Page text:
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Monday, December 09, 2019 {{ new Date().getDay() }}

When the chairwoman of the Republican Governor’s Association and the only Latina governor in the United States of America failed to endorse Donald Trump before he was set to campaign in her state on Tuesday night, dismayed Republican political strategists nationwide held their breath: What Would Donald Do?

Trump came out swinging.

“Since 2000, the number of unemployed people in Albuquerque has nearly doubled. Come on folks. What’s wrong here? It’s your fault? Is it your fault or is it your government’s fault? It’s your government’s fault…”

“We have to get your governor to get going! She’s got to do a better job, okay? Your governor has got to do a better job, okay? She’s not doing the job.”

“Hey! Maybe I’ll run for governor of New Mexico, I’ll get this place going! She’s not doing the job. We got to get her moving, come on, let’s go, governor!”

“Syrian refugees are being relocated in large numbers to New Mexico. If I was governor, that wouldn’t be happening. I couldn’t care less. They say the governors have no choice? If I’m governor, I have a choice, okay? Believe me.”

Fact check: According to the Bureau of Labor Statistics, the average number of unemployed people in a given month in Albuquerque in 2000 was 15,052. In March of 2016, according to the most recent preliminary data, the total number of unemployed in the city was 22,562. Trump’s guess was twice as large as reality, and Gov. Susana Martinez has only been in office for five of those years.

According to factcheck.org, over Martinez’s entire term, only 10 refugees of the Syrian Civil War have been relocated to New Mexico. And if Trump was governor, he would have no legal authority to stop refugees from traveling to New Mexico. Doing so would create a constitutional stand-off.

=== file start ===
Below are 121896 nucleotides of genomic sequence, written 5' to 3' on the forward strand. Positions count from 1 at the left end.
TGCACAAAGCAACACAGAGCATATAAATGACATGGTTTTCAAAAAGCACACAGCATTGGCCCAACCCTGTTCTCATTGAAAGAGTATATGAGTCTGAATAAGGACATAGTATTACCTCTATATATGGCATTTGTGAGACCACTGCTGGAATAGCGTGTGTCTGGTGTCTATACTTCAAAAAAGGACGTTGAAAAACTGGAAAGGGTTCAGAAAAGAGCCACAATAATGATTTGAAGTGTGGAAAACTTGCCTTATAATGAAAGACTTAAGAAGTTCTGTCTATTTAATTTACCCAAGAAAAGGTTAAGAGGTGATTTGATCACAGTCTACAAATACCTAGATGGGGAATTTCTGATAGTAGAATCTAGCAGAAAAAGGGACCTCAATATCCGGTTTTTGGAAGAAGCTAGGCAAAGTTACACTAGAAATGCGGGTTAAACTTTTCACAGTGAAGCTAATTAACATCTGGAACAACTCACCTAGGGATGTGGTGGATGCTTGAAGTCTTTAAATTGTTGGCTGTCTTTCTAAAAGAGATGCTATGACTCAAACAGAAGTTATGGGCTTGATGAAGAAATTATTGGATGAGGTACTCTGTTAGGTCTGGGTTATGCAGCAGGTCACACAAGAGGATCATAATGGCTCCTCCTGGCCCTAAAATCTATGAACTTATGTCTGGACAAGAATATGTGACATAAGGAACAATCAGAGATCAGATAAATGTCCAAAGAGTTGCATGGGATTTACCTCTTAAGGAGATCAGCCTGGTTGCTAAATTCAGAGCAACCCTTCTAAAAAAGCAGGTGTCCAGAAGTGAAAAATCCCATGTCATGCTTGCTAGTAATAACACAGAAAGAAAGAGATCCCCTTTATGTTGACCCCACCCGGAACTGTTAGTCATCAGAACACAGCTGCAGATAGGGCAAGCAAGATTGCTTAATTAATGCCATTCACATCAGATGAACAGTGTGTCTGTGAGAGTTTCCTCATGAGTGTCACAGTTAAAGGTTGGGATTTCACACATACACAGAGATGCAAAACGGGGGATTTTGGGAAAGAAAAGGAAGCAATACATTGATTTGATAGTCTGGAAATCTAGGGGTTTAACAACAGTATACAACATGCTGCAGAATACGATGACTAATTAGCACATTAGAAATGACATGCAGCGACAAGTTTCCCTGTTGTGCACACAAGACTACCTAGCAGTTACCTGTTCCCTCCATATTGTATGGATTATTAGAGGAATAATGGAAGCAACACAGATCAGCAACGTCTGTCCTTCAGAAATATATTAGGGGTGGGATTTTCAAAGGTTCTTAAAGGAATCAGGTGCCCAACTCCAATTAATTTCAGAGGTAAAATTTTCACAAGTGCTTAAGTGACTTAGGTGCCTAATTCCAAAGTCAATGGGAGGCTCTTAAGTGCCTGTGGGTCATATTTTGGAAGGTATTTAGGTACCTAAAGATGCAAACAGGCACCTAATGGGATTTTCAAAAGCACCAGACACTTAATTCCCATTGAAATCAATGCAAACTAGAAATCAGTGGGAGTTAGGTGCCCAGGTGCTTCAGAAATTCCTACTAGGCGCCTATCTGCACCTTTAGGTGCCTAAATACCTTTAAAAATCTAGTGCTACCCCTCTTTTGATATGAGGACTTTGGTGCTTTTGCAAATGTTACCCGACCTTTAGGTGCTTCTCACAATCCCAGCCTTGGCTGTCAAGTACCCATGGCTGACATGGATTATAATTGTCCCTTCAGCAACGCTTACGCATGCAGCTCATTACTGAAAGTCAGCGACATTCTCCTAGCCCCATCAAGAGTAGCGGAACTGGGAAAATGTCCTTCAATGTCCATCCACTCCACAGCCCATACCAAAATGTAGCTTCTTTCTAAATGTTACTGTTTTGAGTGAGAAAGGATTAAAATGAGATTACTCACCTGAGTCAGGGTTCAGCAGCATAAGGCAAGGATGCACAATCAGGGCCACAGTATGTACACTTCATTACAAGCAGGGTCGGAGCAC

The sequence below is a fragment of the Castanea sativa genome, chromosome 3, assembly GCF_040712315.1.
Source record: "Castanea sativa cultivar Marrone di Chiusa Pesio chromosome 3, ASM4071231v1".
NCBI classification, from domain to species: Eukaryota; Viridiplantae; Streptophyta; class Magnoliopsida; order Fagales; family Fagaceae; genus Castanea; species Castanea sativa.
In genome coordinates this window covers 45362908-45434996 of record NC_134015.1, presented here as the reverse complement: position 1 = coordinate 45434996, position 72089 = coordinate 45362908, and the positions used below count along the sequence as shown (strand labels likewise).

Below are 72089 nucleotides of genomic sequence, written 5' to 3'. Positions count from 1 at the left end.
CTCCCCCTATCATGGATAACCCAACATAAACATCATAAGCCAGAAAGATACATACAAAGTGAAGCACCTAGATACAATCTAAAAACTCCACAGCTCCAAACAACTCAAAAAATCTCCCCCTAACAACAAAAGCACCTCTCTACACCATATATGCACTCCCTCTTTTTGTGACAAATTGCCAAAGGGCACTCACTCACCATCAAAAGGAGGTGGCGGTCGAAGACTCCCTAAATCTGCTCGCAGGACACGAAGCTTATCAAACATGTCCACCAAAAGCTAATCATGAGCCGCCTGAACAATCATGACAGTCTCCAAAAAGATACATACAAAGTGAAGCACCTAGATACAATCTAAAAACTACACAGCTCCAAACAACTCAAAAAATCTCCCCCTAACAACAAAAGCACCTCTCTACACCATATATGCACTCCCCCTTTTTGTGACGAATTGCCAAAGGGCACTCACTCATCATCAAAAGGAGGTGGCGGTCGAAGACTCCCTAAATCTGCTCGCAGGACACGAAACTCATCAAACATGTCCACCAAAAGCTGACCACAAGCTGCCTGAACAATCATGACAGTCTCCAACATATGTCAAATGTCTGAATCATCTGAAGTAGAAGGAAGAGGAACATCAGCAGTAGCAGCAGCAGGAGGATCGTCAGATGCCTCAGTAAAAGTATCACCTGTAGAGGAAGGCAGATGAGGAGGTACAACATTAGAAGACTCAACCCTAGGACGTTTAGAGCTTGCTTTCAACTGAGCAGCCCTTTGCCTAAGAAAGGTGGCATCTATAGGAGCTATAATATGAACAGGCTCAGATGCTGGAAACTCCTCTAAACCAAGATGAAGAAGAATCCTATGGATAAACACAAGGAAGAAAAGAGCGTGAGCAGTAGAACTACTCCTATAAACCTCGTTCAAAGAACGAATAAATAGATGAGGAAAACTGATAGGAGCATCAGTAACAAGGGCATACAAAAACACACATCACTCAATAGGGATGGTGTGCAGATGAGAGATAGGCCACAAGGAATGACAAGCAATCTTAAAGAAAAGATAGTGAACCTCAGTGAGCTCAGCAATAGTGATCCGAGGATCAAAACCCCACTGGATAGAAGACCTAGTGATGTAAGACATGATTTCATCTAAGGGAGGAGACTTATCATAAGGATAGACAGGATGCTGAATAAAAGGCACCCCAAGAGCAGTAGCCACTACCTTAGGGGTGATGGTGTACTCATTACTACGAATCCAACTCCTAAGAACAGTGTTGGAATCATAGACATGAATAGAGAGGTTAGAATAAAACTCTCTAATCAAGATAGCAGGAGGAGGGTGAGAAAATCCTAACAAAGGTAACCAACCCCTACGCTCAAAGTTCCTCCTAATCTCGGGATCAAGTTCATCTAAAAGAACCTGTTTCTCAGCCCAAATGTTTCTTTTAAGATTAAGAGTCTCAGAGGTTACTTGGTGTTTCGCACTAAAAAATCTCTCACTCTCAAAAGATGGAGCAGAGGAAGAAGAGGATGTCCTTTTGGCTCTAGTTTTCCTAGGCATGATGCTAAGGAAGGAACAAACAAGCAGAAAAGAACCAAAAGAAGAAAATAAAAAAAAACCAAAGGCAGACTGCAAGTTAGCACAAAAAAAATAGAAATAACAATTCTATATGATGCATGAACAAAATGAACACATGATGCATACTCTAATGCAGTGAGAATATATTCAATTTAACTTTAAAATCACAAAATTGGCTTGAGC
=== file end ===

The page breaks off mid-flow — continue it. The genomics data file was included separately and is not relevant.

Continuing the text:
Gov. Martinez was not having it.

“Apparently, Donald Trump doesn’t realize Governor Martinez wasn’t elected in 2000, that she has fought for welfare reform, and has strongly opposed the president’s Syrian refugee plan,” Martinez’s press secretary said in a statement.

“But the pot shots weren’t about policy, they were about politics. And the governor will not be bullied into supporting a candidate until she is convinced that candidate will fight for New Mexicans. Governor Martinez doesn’t care about what Donald Trump says about her — she cares about what he says he will do to help New Mexicans. She’s disappointed that she didn’t hear anything about that last night.”

Spurred by all the commotion, Florida Sen. Marco Rubio offered some encouragement on Twitter.

 

Martinez is the exact wrong person for Trump to be bullying, in the middle of a awkward span of trying unite his supporters with establishment Republicans, and at the first signs of a long, expensive general election fight against Hillary Clinton.

Paul Ryan reiterated Tuesday, in response to reports floating around D.C. to the contrary, that he hadn’t “made a decision” about endorsing Trump yet, and though the two speak on the phone near daily, a spokesman for Ryan clarified that it wasn’t “an endorsement call.”

Ryan responded to Trump’s comments about Martinez by saying that she was a “great governor” and “a friend of mine.” Asked about pressure from the Trump campaign to endorse him, Ryan said “I don’t worry about that stuff.”

Somewhere in the labyrinthian halls of the expansive home of the suspiciously-named billionaire Los Angeles real estate investor Tom Barrack, where tickets to a fundraiser featuring Donald Trump Wednesday cost $25,000 — or $100,000 for a picture with Trump — the reality television star stared deeply into a mirror and repeated to himself:

“I will unite the Republican Party. I will unite the Republican Party. I will unite the Republican Party.”

Photo: Los Alamos National Laboratory/ Gov. Susana Martinez.

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Photo by Kevin McCarthy (Public domain)

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